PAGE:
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ref: 494dcd504bd6ebb68b59e8a04057b0a087570d38 uglyduck.srht.site/_posts/2020-09-29-simple-jekyll-navigation.md -rw-r--r-- 1.8 KiB
494dcd50 — Bradley Taunt tweaking overall design - still very much a WIP 8 months ago

#title: 'Simple Navigation Setup in Jekyll 3.9.0' layout: post summary: Detailing the process of setting up dynamic navigation in Jekyll without the hassle

I have found that there is a lot of information on the internet in regards to setting up "dynamic" navigation in Jekyll. The problem I've noticed is that a good amount of these implementations are overly complex. Here is the simplest way that I tend to use when building out nav elements in Jekyll (3.9.0 as of this writing).

#Creating the Directories & Files

In your Jekyll project, at the top level, you need to create a directory called _data. Inside this folder we will be creating a new file called navigation.yml. The contents of this file will contain all your navigation links and they are rendered like so:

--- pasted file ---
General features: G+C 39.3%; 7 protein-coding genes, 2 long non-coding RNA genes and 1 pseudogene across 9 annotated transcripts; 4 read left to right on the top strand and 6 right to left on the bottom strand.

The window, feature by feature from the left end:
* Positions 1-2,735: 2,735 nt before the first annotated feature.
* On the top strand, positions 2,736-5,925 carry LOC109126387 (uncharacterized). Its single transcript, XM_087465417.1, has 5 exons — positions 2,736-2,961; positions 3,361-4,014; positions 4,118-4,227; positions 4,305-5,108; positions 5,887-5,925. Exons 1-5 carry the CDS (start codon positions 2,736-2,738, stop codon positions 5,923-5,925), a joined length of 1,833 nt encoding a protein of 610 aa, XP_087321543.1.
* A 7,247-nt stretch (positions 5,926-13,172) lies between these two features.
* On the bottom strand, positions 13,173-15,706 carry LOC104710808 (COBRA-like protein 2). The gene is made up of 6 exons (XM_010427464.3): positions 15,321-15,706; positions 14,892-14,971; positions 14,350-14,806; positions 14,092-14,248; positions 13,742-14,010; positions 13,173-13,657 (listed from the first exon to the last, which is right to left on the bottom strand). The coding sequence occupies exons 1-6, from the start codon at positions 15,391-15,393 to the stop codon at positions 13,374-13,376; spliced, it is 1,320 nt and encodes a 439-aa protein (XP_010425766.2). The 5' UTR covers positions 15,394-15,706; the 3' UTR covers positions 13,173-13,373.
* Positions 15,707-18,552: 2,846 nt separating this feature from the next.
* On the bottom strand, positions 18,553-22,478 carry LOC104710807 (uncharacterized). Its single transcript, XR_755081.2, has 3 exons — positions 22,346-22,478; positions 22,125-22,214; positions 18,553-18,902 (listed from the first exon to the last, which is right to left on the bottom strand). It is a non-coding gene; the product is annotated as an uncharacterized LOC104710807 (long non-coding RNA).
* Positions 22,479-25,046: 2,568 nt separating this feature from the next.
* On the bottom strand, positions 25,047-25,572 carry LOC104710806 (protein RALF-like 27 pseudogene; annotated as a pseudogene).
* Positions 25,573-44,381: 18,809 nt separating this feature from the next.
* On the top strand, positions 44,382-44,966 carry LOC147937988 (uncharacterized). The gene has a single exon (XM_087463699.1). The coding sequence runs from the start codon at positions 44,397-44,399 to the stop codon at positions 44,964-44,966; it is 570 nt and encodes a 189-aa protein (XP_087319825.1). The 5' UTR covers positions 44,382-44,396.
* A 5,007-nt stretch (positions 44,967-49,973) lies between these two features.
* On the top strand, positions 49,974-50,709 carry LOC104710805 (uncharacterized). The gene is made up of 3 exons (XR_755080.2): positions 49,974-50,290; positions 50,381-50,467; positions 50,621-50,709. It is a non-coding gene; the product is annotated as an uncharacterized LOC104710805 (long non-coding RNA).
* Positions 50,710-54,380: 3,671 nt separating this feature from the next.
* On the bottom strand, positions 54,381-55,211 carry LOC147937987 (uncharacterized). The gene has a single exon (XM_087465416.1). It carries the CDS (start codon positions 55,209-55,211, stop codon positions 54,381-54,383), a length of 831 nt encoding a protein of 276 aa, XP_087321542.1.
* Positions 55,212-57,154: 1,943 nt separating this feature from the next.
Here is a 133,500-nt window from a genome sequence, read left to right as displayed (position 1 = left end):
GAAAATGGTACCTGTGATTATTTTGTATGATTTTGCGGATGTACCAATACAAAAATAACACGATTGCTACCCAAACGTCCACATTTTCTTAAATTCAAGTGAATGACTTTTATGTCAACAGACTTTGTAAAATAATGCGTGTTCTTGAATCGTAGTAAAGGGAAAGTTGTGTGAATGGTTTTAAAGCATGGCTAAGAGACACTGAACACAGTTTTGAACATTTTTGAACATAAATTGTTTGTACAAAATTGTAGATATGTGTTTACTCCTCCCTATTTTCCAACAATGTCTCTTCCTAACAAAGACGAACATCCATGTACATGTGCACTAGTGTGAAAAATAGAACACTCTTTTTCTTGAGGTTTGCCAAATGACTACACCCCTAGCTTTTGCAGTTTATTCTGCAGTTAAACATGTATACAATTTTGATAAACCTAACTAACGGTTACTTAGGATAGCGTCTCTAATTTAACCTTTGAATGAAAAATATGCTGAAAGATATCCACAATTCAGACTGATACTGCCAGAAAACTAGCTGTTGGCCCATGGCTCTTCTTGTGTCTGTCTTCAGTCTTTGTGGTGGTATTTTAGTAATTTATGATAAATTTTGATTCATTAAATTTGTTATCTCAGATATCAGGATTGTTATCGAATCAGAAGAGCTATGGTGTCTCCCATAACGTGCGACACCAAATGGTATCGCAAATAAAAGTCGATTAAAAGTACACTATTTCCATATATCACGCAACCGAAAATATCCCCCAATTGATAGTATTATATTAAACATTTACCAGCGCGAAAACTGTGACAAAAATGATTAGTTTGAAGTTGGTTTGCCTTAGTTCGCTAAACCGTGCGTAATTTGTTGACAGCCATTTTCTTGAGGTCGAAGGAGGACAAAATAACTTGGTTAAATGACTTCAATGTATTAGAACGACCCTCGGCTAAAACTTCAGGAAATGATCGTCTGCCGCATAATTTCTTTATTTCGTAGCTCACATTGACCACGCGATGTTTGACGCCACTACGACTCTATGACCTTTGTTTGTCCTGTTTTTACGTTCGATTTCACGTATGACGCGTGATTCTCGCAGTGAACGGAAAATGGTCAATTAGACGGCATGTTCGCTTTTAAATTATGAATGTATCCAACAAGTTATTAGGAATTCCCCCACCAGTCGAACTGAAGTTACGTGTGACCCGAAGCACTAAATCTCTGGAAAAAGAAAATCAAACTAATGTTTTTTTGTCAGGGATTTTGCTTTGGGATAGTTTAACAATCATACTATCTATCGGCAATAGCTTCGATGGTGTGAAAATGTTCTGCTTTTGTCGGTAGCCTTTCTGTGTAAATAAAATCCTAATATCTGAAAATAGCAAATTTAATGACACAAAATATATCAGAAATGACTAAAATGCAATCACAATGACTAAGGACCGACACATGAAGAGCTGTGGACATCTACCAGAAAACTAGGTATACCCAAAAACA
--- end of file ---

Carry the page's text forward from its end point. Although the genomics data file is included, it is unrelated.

- title: Home
  url: /

- title: Articles
  url: /articles/

- title: About
  url: /about/

#Dynamically Rendering the Navigation

The next and final step is rendering out the navigation with a simple loop:

{% raw %}

{% for item in site.data.navigation %}
    <li>
        <a href="{{ item.url }}"><span>{{ item.title }}</span></a>
    </li>
{% endfor %}

{% endraw %}

#Highlight Current Page

It's also very easy to extend this method to add a CSS class based on whether a user is on the currently selected page or not:

{% raw %}

{% for item in site.data.navigation %}
    <li>
        {% if item.url == page.url %}
        <a class="active" href="{{ item.url }}"><span>{{ item.title }}</span></a>
        {% else %}
        <a href="{{ item.url }}"><span>{{ item.title }}</span></a>
        {% endif %}
    </li>
{% endfor %}

{% endraw %}


/* Custom styling for active class */
li a.active { color: red; }

Congrats! You now have fully functional, dynamic navigation on your Jekyll site.